Rising steel prices ‘won’t derail’ overcapacity cuts, China says

China’s efforts to curb industrial overcapacity will not be derailed by the recent surge in steel prices, Chinese media quoted an official with the nation’s top economic regulator as saying.

“The recent domestic steel price surge does have a certain impact on (our) efforts to curb overcapacity, when some factories have restored or increased output, but the impact remains quite small,” said Zhao Chenxin, spokesman for the National Development and Reform Commission.

The composite steel price index released by the China Iron and Steel Association rose to 84.66 by the end of last week, up by 26.2 points, or 44.8 percent, since the beginning of the year.

Zhao said the increase in the price of steel products is mainly driven by seasonal changes in demand, and therefore may not be sustainable.

“The increased output … is mainly produced to meet seasonally rising demand in the domestic market as new construction projects pick up,” Zhao said, adding that the price surge would not worsen overcapacity, since such seasonal demand remains at a low level.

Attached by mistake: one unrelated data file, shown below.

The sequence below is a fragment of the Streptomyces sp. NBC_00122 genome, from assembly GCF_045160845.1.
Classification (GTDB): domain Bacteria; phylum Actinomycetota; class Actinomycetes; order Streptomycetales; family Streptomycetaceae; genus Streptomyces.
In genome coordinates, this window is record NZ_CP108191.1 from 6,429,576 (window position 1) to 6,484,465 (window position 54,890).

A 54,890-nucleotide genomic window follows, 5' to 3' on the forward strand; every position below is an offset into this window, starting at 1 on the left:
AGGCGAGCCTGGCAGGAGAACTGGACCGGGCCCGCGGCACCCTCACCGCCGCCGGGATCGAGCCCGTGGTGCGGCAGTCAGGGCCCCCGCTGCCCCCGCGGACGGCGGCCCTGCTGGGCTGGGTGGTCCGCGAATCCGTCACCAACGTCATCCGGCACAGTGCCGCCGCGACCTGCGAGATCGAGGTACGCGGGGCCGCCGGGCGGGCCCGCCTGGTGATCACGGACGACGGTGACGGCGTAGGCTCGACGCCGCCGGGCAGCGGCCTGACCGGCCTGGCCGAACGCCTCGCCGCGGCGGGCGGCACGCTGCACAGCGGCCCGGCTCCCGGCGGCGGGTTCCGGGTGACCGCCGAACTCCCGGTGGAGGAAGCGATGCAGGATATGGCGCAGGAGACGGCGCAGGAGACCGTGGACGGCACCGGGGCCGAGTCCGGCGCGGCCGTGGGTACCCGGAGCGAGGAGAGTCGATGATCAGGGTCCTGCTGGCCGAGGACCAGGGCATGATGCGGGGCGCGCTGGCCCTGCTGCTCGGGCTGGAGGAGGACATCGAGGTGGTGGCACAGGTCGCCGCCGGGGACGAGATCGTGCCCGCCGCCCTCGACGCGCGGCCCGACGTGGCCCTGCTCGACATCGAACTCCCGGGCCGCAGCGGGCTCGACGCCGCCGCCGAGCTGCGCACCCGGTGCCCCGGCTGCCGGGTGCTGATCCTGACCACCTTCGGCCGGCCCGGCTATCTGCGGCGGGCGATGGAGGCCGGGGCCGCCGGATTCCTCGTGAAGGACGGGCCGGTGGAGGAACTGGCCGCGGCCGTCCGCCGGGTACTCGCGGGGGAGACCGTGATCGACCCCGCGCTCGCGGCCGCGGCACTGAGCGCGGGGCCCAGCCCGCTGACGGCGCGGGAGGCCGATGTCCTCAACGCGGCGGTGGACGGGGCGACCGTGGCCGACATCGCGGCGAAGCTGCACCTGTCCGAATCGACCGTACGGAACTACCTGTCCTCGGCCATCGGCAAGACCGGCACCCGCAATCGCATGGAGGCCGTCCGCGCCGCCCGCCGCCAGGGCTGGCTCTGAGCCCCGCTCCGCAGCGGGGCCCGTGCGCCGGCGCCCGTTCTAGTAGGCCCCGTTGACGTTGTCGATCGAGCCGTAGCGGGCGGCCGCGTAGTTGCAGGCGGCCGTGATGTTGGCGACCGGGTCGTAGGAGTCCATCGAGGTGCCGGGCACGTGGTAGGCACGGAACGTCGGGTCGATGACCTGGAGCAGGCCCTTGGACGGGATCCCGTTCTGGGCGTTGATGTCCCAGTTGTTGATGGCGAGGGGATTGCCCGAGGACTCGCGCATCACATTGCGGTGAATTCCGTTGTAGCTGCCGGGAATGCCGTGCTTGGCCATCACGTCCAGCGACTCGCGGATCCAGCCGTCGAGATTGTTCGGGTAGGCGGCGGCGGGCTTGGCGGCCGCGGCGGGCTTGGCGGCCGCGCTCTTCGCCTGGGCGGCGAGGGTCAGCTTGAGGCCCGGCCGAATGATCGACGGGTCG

“The government will speed up efforts to help guide those unprofitable mills out of the market,” Zhao said, adding that efforts to cut overcapacity will be implemented as soon as local governments finalize and submit capacity reduction plans to the central government.

China is under increasing pressure from other countries to cut overcapacities to stabilise global steel prices and control dumping that is hurting steelmakers across markets.

Huang Yiping, a professor of economics at the China Center for Economic Research, said that the effort won’t be fully implemented unless local governments are willing to stop providing assistance to unprofitable companies, including steel makers and coal miners, the China daily reported.

It quoted Zhang Lin, a senior analyst with dz18.com, a steel supply chain e-commerce platform, as saying that local governments should treat all types of enterprises equally in the capacity reduction program.

“A lot of private enterprises are making energy-efficient steel products, but they might be forced to shut down as some local governments refuse to target unprofitable State-owned companies,” Zhang said.

“If local governments fail to target the appropriate companies, overcapacity that has remained long in China’s steel sector will not be changed much, at least in the near future,” said Zhang.

China plans to close 500 million tonnes of surplus coal mining capacity and up to 150 million tonnes of crude steel capacity over the next three to five years.



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